Applications of flexible pricing in business-to-business electronic commerce. IBM Syst J

IBM Research Division, Thomas J. Watson Research Center, P.O. Box 218, Yorktown Heights, New York 10598, USA
Ibm Systems Journal (Impact Factor: 1.79). 02/2002; 41(2):287 - 302. DOI: 10.1147/sj.412.0287
Source: IEEE Xplore

ABSTRACT The increasingly dynamic nature of business-to-business electronic commerce has produced a recent shift away from fixed pricing and toward flexible pricing. Flexible pricing, as defined here, includes both differential pricing, in which different buyers may receive different prices based on expected valuations, and dynamic-pricing mechanisms, such as auctions, where prices and conditions are based on bids by market participants. In this paper we survey ongoing work in flexible pricing in the context of the supply chain, including revenue management, procurement, and supply-chain coordination. We review negotiation mechanisms for procurement, including optimization approaches to the evaluation of complex, multidimensional bids. We also discuss several applications of flexible pricing on the sell side, including pricing strategies for response to requests for quotes, dynamic pricing in a reverse logistics application, and pricing in the emerging area of hosted applications services. We conclude with a discu ssion of future research directions in this rapidly growing area.

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    • "These approaches have been illustrated through a hypothetical case study, which has a very strong resemblance to an actual business problem of pricing IaaS for a specific engagement. Global Journal of Flexible Systems Management This proposed hybrid methodology would also address the need of flexibility literature in pricing schemas, while addressing the requirements surrounding greater customer participation and orientation in the business strategy formulation thereby facilitating greater openness to the customer's uniqueness of needs, deeper understanding of the variation in needs, improved accommodation of the fluctuation in needs and therefore greater relationship orientation of the organization (Sushil 1997; Bichler et al. 2002; Zhang et al. 2010). Further, the hybrid methodology also addresses the need of literature focusing on the systematic approaches to accommodate the diversity in customer's requirements rather than on the core offering while pricing such services (Sushil 2012c; Wu and Banker 2010). "
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    Global Journal of Flexible Systems Management 06/2015; 16(2). DOI:10.1007/s40171-015-0093-1
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    • "The pricing technique has a wide range of applications such as marketing (e.g. Bertsimas and Perakis, 2001; Bichler et al., 2002), supply chain management (e.g. Jia and Hu, 2011), inventory management (e.g. "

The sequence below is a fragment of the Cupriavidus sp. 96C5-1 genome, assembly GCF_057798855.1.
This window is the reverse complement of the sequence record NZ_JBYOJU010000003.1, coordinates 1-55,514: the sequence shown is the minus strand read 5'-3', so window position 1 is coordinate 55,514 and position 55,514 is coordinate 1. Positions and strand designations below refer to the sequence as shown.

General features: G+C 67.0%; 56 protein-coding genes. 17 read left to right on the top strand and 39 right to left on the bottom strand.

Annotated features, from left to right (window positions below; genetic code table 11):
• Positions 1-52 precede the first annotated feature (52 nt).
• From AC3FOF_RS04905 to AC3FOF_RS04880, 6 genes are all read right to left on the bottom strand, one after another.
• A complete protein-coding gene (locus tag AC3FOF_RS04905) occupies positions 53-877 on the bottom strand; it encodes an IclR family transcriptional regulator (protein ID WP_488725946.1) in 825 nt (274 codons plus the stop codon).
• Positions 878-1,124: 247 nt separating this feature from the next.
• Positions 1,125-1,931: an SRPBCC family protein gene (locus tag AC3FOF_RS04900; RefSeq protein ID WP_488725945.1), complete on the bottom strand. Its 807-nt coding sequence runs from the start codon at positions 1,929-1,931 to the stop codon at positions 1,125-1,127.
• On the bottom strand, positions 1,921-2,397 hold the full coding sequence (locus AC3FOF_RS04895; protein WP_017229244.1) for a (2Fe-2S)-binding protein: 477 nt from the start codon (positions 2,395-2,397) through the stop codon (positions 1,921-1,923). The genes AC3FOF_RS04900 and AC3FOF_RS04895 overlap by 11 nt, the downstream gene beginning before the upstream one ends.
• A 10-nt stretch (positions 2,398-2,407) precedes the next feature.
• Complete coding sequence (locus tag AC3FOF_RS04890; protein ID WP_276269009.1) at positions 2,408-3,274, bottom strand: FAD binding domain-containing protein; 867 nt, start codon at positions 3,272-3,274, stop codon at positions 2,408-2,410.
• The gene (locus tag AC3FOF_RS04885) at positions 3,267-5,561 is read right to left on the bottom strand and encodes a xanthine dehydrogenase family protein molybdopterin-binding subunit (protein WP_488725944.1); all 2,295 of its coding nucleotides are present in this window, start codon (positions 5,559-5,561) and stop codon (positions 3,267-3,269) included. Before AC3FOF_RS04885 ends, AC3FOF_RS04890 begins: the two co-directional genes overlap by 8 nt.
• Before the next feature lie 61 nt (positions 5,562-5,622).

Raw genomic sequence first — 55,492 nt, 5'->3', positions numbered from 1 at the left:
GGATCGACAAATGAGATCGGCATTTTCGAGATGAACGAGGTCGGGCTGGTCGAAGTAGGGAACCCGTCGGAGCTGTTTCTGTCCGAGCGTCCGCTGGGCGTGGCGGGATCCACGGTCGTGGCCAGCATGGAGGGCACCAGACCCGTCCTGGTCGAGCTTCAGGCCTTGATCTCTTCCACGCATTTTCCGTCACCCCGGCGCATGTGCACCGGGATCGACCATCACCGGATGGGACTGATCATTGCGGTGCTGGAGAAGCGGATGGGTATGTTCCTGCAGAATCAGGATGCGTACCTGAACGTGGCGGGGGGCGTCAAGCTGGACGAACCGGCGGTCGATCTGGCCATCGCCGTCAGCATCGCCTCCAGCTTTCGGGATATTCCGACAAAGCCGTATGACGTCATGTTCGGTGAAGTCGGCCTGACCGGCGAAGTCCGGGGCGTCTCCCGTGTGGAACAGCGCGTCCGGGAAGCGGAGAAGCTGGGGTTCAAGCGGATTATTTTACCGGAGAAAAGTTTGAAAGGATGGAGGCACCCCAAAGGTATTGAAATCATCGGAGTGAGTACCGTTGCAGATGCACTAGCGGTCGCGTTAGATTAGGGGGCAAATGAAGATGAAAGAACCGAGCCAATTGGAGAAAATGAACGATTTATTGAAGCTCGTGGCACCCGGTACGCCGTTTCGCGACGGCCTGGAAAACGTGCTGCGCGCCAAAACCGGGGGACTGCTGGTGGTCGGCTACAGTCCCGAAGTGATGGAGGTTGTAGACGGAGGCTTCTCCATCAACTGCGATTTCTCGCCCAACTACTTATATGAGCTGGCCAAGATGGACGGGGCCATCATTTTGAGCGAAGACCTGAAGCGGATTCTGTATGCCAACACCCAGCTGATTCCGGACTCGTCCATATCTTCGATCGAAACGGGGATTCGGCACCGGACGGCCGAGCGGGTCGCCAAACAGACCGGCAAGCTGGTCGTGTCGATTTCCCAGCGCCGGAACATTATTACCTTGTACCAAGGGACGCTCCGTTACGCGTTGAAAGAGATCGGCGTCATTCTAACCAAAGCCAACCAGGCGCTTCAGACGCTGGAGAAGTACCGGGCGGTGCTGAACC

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    Transportation Research Part E Logistics and Transportation Review 05/2012; 48(3). DOI:10.1016/j.tre.2011.11.005 · 2.68 Impact Factor
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    • "Odlyzko (2001) argues that sophisticated pricing schemes in communication networks like price differentiation based on 'Quality of Service (QoS)' are likely to be substituted by simpler schemes due to the fact that the quality of services constantly increases whereas costs of the same decrease. Bichler et al. (2002) provide a review of research on flexible pricing, including both differential-pricing and dynamic-pricing mechanisms, such as auctions. In their work they conclude that successful utilization of flexible pricing in contrast to fixed pricing can significantly enhance a company's competitive advantage and help manage changing market demands, if it is integrated with real-time end-to-end supply chain management. "
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    ABSTRACT: This contribution concerns itself with the potential of Usage-Based Pricing policies for smart products. We develop an analytical model of a supplier of machines and a customer that allows us to compare Usage- Based Pricing to a traditional scheme with fixed prices, and to determine optimal solutions for both parties. Based on these findings, we discuss the value of Usage- Based Pricing on an operational as well as on a strategic level. The main conclusion that can be drawn from our research is that Usage-Based Pricing does not provide any additional value that could not also be achieved by information sharing and joint price optimization. From a more strategic perspective, however, we find that the transfer of demand risk from the customer to the supplier implied by Usage-Based Pricing might be used as a strategic tool to attract new prospects and to enter new markets, but only to a lesser extent as a means to keep existing customers.
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